How does a girl like Kristin get to be a girl like Kristin? The answer begins with Marty, who adopted Kristin when she was a baby. Even though there is no genetic link between the two, she is unmistakably her father’s daughter. Both smoke and chew gum at the same time, both tend to be bossy when they mean to be affectionate, both tend to value candor and willfulness over politeness and decorum. There would be no Kristin without Marty—not just be-cause of his fortune, but because of his nature. On one level, she is simply carrying on a family tradition.

Marty grew up in an old but poor El Paso family—one grandfather worked for the railroad, one grandmother was a domestic. He was raised in the proper starting place of many prominent El Pasoans: southeast of downtown, where his immigrant German relatives lived in small homes not far from the mansions along Magoffin Street. His father was a self-taught contractor who successfully wired his own connections at city hall. The elder Bauman bought an outdoor-sign business shortly after offering his condolences to the widow of the owner. The family prospered, gravitating northeast, to better neighborhoods near Fort Bliss.

The Baumans kept immaculate homes and immaculate books. Marty treasures one account book from the thirties that has a page devoted to his boyhood expenses. He can still recite from memory the cost of every building he has ever owned, as well as the selling price of every house.

Marty joined the family business, and as his wealth grew, so did his position in town. Everyone knew him: He had a reputation for ruthlessness in business —his billboards range from Midland-Odessa through New Mexico to Stafford, Arizona—a temper on the golf course, and a passion for the ladies. His progress would take him westward, across the mountain to a neighborhood called Kern Place, where, after his marriage of seventeen years ended in divorce, he married Betty Hoover, or as she is still described in El Paso, Sam Young’s daughter. In the late fifties there were two dominant banks in El Paso, and Young maintained his hold over the El Paso National for his lifetime. The marriage appeared to be a glamorous melding of souls—Betty had found the self-made man whose rise to prominence mirrored her father’s; he had found the woman who had the refinement he lacked.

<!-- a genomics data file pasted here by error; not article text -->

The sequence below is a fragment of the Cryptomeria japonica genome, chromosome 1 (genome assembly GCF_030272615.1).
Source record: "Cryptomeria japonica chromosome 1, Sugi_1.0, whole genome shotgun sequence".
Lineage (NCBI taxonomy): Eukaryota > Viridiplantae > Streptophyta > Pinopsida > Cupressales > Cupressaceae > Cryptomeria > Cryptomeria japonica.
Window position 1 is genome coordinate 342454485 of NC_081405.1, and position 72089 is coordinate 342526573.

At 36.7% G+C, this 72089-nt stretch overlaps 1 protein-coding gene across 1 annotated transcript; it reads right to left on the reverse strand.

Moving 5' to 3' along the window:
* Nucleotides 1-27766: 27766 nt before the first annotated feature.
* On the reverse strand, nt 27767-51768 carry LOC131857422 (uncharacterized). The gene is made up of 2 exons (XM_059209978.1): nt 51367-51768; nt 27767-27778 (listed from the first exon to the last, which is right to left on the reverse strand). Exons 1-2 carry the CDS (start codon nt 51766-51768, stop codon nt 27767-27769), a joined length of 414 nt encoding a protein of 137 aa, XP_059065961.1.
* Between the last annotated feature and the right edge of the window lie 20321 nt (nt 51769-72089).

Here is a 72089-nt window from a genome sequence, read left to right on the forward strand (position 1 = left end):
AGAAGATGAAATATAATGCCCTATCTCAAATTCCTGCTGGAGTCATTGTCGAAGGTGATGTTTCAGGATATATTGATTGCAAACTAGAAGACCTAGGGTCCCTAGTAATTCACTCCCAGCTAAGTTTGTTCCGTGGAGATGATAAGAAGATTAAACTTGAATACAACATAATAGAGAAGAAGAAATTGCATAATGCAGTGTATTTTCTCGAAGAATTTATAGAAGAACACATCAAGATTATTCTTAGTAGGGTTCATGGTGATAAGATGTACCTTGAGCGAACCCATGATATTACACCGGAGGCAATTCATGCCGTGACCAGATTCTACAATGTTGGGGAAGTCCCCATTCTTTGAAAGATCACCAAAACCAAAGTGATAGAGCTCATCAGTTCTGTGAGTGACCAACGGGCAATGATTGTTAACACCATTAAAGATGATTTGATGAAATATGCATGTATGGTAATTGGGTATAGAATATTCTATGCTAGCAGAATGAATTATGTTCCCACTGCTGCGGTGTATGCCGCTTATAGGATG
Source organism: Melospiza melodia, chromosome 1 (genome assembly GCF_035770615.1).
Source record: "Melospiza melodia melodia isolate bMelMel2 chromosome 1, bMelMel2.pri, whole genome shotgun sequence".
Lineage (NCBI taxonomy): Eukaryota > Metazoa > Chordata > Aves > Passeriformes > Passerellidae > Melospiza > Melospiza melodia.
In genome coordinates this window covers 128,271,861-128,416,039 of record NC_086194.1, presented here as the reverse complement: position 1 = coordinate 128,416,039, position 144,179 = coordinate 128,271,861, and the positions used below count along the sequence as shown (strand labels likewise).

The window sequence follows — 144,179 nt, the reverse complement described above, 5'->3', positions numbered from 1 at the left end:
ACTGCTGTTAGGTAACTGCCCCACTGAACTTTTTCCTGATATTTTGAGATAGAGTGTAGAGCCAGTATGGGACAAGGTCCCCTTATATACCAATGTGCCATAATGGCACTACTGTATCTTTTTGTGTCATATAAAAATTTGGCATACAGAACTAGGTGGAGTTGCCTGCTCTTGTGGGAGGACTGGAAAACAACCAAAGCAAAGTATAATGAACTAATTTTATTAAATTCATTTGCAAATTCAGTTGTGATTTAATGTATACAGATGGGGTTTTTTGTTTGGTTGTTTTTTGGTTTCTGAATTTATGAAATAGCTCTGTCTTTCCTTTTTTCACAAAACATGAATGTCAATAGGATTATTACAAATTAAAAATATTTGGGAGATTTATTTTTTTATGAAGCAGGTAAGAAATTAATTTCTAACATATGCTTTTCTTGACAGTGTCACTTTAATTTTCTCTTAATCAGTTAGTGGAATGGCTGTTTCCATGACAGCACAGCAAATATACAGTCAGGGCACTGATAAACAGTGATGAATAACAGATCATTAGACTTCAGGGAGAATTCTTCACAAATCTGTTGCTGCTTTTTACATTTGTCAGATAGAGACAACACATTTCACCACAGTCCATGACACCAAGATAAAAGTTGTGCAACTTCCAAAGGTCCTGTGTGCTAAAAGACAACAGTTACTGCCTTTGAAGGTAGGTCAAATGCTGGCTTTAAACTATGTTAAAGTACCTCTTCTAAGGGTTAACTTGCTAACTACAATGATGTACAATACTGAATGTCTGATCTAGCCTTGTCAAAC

Marty settled with his bride on the West Side, then not much more than one new country club development, isolated by the Franklin Mountains from the rest of the city like a treasured charge behind a dueña’s skirts. By the late sixties, he had everything a man could want except a family of his own. He had no children from his first marriage, and his new wife, who had five from her first marriage to another prominent El Pasoan, Robert Hoover, was not inclined to begin a new family. But Marty persisted. “He would not adopt Hoovers; he wanted Baumans” is Kristin’s take on the story. Marty met with two doctors in town and arranged for two private adoptions. The first was a dark Hispanic baby he named Erin, and the second, four months younger, he named Kristin. He likes to say now that when he first saw Kristin, he felt a wave of displeasure at the pale, moonfaced child sleeping in the hospital crib. But then the baby opened her eyes and, as she would do for years to come, fixed him with a luminous smile. “That’s my girl,” he thought. “That one is mine.” He had found the one person who could surpass hint in both stubborness and audacity. He had met his match.

“It’s payday!” Kristin says happily. It is just past the twenty-eighth of the month, and she is striding with her father toward a downtown bank to pick up her monthly allowance. As usual, they are bickering. Kristin complains that her only fur coat remains with her mother, with whom Kristin does not speak and who is now divorced from Marty. “It’s a good thing she has it, or you’d have hocked it,” Marty says.